Proposed Permanent Peace Putt Paddock


Western End, Western Park, Levin, North Island, New Zealand

Updated on Saturday 1 August 2009

The United Nations First Resolution

 

 

was on the Elimination

 

 

Of Nuclear Weapons 

 

 Click   http://www.icanw.org/1946

Article Five Of The First United Nations General Assembly Resolution Of Session One

 

 5. Terms of Reference of the Commission

The Commission shall propose with the utmost despatch and enquire into all phases of the problem, and make such recommendations from time to time with respect to them as it finds possible. In particular, the Commission shall make specific proposals

(a) for extending between all nations the exchange of basic scientific information for peaceful ends;

(b) for control of atomic energy to the extent necessary to ensure its use only for peaceful purposes

(c) for the elimination from national armaments of atomic weapons and of all other major weapons adaptable to mass destruction

(d) for effective safeguards by way of inspection and other means to protect complying States against the hazards of violation and evasions. The work of the Commission should proceed by separate stages, the successful completion of each of which will develop the necessary confidence of the world before the next stage is undertaken.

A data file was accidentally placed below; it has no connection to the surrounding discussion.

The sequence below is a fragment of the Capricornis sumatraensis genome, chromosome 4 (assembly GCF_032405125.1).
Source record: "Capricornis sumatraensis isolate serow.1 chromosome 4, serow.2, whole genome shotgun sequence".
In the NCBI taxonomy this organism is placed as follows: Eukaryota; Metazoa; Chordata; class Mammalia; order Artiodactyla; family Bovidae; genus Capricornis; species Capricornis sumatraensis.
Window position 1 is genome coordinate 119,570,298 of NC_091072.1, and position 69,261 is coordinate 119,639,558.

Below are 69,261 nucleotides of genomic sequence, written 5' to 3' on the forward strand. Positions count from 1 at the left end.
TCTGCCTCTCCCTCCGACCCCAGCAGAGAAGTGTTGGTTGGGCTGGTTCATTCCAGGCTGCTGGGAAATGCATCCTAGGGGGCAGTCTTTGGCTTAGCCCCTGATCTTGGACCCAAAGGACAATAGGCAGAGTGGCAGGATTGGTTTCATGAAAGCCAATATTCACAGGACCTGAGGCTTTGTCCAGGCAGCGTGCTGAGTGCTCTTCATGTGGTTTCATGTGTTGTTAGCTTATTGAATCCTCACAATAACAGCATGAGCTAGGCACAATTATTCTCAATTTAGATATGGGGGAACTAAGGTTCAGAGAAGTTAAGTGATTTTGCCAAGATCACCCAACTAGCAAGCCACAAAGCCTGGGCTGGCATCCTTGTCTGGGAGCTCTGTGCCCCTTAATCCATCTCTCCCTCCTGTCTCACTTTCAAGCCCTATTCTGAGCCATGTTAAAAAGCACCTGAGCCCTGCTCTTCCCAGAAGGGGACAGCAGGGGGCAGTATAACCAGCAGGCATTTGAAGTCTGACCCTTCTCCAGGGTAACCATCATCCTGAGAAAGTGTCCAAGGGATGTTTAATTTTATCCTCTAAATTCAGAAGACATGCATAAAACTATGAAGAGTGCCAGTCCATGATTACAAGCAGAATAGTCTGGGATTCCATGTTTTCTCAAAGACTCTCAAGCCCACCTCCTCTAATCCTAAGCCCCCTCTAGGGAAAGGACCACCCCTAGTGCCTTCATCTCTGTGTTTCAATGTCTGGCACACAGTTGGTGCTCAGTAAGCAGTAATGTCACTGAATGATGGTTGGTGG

The Commission shall not infringe upon the responsibilities of any organ of the United Nations, but should present recommendations for the consideration of those organs in the performance of their tasks under the terms of the United Nations Charter.

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General Assembly resolution 1

Establishment of a Commission to deal with the problem raised by the discovery of Atomic Energy.

Resolved by the General Assembly of the United Nations to establish a Commission, with the composition and competence act our hereunder, to deal with the problems raised by the discovery of atomic energy and other related matters:

1. Establishment of a Commission

A Commission is hereby established by the General Assembly with the terms of reference set out under section 5 below.

2. Relations of the Commission with the Organs of the United Nations

(a) The Commission shall submit in reports and recommendations to the Security Council, and such reports and recommendations shall be made public unless the Security Council, in the interest of peace and security, otherwise directs. In the appropriate cases the Security Council should transmit these reports to the General Assembly and the Members of the United Nations as well as to the Economic and Social Council, and other organs within the framework of the United Nations.

(b) In view of the Security Council’s primary responsibility under the Charter of the United Nations for the maintenance of international peace and security, the Security Council shall issue directions to the Commission in matters affecting security. On these matters the Commission shall be accountable for its work to the Security Council.